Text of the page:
If we deconstruct the expression ‘magic money tree’ as Theresa May deployed it, we find it is shorthand for the notion that ‘no matter how worthy the cause (e.g. nurses’ pay) the government can’t just conjure up money to pay for it.’ The implication is that the government is bound by some iron necessity which it could not disobey no matter how much it wanted to; but that is simply not true – the necessity exists only within the conventions of the game – as recent events have shown, there is a magic money tree, if the game has reached a stage where one is needed to keep it going.

The truth is that our economy (by which I mean global free market capitalism, which obtains generally) has no basis in necessity: it is simply a grand and elaborate game, a set of conventions that can be reduced to the notion that people must work (in providing goods and services) in order to earn money to pay for the good and services which people work to produce, in order to earn money, etc. – but we do not have to live this way.

To be sure, there are necessities within the global freemarket economy (I must have money in order to survive) but those are – literally, not metaphorically – just the rules of the game: its logic is internal; it is not founded on any external necessity – there is, ultimately, no reason for it. The fact that we do not have to live this way is demonstrated by the fact that not everyone does, even now, and not so long ago, no-one did – civilisation, living in settled communities supported by agriculture, accounts for only ten thousand of the 200,000 years our particular species has been on earth; in other words, for 95% of human existence we have lived very differently from the way we do now.

Take the case of Richard Branson, one of those who have played the present economic game with such skill that they have amassed a vast pile of the magic leaves we call money, yet who is calling on his airline staff to make sacrifices, which led one Liam Young to tweet the other day

‘Virgin Atlantic have 8,500 employees and Branson has asked them to take 8 weeks unpaid leave. It would cost £4.2 million to pay all of these employees £500 a week to cover this leave. In total that’s a cost of £34 million for 8 weeks. Richard Branson is worth £4 billion.’

[in percentage terms, £34 million is 0.85% of £4 billion, so the implication is that even after doing this, Branson’s wealth would be 99.15% intact]

Now, there are various points for comment here: on the face of it, there seems a great unfairness to ask others to give up their income when you yourself have plenty, even if (as people have pointed out) having a net worth of £4 billion does not mean you have that amount at your immediate disposal; and it is the fact of people working at such and such a cost to provide such and such a service that makes that net worth what it is.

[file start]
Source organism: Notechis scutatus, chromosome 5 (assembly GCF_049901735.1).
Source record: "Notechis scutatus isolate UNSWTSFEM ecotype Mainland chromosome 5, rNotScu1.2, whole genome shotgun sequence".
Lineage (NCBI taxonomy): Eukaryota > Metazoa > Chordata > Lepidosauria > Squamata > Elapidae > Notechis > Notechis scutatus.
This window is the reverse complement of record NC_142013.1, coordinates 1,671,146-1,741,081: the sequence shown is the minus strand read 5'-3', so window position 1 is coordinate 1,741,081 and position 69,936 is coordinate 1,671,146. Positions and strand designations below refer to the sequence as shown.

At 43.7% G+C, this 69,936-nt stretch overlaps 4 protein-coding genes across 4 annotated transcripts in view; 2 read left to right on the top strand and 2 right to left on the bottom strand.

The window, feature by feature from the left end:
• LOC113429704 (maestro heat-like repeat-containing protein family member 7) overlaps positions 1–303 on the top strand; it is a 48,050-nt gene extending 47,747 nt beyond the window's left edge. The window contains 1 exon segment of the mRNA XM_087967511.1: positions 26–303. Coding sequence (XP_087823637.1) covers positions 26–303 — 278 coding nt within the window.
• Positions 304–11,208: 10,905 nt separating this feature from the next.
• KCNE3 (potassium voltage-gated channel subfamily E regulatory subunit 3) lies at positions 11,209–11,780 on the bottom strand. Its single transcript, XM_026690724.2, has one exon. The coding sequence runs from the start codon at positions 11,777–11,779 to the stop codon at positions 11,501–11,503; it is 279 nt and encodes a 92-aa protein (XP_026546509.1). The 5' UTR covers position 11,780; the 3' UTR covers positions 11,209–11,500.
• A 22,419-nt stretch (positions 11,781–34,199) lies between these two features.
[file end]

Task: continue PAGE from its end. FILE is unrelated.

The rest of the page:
The most succinct summation of the matter was offered by the person who commented, ‘Branson didn’t get his £4 billion by paying staff any more than he absolutely had to.’

No doubt she meant this critically, but it expresses an important truth. For Branson to pay his employees for not working is to play a different game from the one that made him so absurdly rich. That game depends on paying the market rate (which is, by definition, as low as you can get away with) for people to provide goods and services which you sell at a profit. To pay them for unproductive activity is (again, literally, not metaphorically) as if the person who wins at Monopoly, having amassed all the money and ruined everyone else, then says ‘let’s just keep playing, and if you land on my property, I’ll pay you till you’ve all got some money again.’ And of course you can do that if you want, but it’s a different game (and one that completely subverts the point of the original).

I expect, when all this is done, that the world will settle into a new shape, and perhaps a surprising one: habits and customs, once broken, may not be resumed; we may come to see that we need not do what we always have. At the moment it is clear that the present game – global free market capitalism – is in serious danger of failing, so the various participants (i.e. national governments) are willing to abandon the rules, at least temporarily – hence the magic money forest – in order to maintain a semblance of economic activity till we are in a position to start again in earnest; but what they may find, after this, is that people don’t want to play that game any more.

 

Only the Conservative party can save us now

A catchpenny headline, I grant you, but I hope to persuade you of the truth of it.

Screen Shot 2019-09-26 at 11.10.42

By any measure, yesterday in parliament was an extraordinary spectacle. Here we had the least successful prime minister of all time, whose government has not won a single vote since he came to office, who has lost his majority live on television then compounded that loss by expelling more than a score of his party’s most loyal members (a band later joined by a defector from his own cabinet) – thereby rendering himself incapable of governing – who had the day before been the subject of an utterly damning defeat in the Supreme Court which judged him to have acted unlawfully in proroguing parliament for five weeks instead of the usual few days at a time of national crisis, yet in the face of all that, he was brazenly unabashed.